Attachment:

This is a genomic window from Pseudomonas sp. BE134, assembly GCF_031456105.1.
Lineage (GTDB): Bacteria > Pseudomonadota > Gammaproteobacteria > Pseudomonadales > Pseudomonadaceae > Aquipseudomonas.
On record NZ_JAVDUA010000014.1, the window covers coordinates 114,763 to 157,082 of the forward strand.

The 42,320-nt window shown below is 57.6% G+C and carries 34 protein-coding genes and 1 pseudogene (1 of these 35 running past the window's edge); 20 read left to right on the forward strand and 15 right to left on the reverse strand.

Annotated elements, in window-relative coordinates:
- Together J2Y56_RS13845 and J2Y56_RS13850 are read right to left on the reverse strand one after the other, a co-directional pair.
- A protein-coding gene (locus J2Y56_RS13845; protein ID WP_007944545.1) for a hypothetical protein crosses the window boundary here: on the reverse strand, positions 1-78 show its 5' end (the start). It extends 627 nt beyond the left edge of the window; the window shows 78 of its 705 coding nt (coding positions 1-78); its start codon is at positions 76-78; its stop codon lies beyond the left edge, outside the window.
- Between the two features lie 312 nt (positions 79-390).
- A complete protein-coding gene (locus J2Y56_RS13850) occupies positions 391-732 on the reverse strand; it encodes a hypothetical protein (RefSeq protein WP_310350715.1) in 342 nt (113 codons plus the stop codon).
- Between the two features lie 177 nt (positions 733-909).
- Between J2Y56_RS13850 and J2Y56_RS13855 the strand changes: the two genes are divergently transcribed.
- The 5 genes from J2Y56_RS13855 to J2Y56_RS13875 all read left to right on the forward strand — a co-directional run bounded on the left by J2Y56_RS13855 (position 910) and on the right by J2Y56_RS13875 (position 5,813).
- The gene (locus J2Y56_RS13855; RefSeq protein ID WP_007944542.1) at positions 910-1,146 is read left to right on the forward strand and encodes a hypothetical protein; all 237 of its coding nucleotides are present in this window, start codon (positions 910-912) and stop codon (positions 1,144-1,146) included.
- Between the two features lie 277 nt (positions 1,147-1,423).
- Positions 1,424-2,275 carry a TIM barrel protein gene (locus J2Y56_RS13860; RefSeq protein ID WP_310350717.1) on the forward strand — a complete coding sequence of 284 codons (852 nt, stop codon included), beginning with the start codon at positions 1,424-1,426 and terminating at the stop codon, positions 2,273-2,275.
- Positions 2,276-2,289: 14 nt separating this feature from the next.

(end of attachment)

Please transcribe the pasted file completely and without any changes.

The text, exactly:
This is a genomic window from Pseudomonas sp. BE134, assembly GCF_031456105.1.
Lineage (GTDB): Bacteria > Pseudomonadota > Gammaproteobacteria > Pseudomonadales > Pseudomonadaceae > Aquipseudomonas.
On record NZ_JAVDUA010000014.1, the window covers coordinates 114,763 to 157,082 of the forward strand.

The 42,320-nt window shown below is 57.6% G+C and carries 34 protein-coding genes and 1 pseudogene (1 of these 35 running past the window's edge); 20 read left to right on the forward strand and 15 right to left on the reverse strand.

Annotated elements, in window-relative coordinates:
- Together J2Y56_RS13845 and J2Y56_RS13850 are read right to left on the reverse strand one after the other, a co-directional pair.
- A protein-coding gene (locus J2Y56_RS13845; protein ID WP_007944545.1) for a hypothetical protein crosses the window boundary here: on the reverse strand, positions 1-78 show its 5' end (the start). It extends 627 nt beyond the left edge of the window; the window shows 78 of its 705 coding nt (coding positions 1-78); its start codon is at positions 76-78; its stop codon lies beyond the left edge, outside the window.
- Between the two features lie 312 nt (positions 79-390).
- A complete protein-coding gene (locus J2Y56_RS13850) occupies positions 391-732 on the reverse strand; it encodes a hypothetical protein (RefSeq protein WP_310350715.1) in 342 nt (113 codons plus the stop codon).
- Between the two features lie 177 nt (positions 733-909).
- Between J2Y56_RS13850 and J2Y56_RS13855 the strand changes: the two genes are divergently transcribed.
- The 5 genes from J2Y56_RS13855 to J2Y56_RS13875 all read left to right on the forward strand — a co-directional run bounded on the left by J2Y56_RS13855 (position 910) and on the right by J2Y56_RS13875 (position 5,813).
- The gene (locus J2Y56_RS13855; RefSeq protein ID WP_007944542.1) at positions 910-1,146 is read left to right on the forward strand and encodes a hypothetical protein; all 237 of its coding nucleotides are present in this window, start codon (positions 910-912) and stop codon (positions 1,144-1,146) included.
- Between the two features lie 277 nt (positions 1,147-1,423).
- Positions 1,424-2,275 carry a TIM barrel protein gene (locus J2Y56_RS13860; RefSeq protein ID WP_310350717.1) on the forward strand — a complete coding sequence of 284 codons (852 nt, stop codon included), beginning with the start codon at positions 1,424-1,426 and terminating at the stop codon, positions 2,273-2,275.
- Positions 2,276-2,289: 14 nt separating this feature from the next.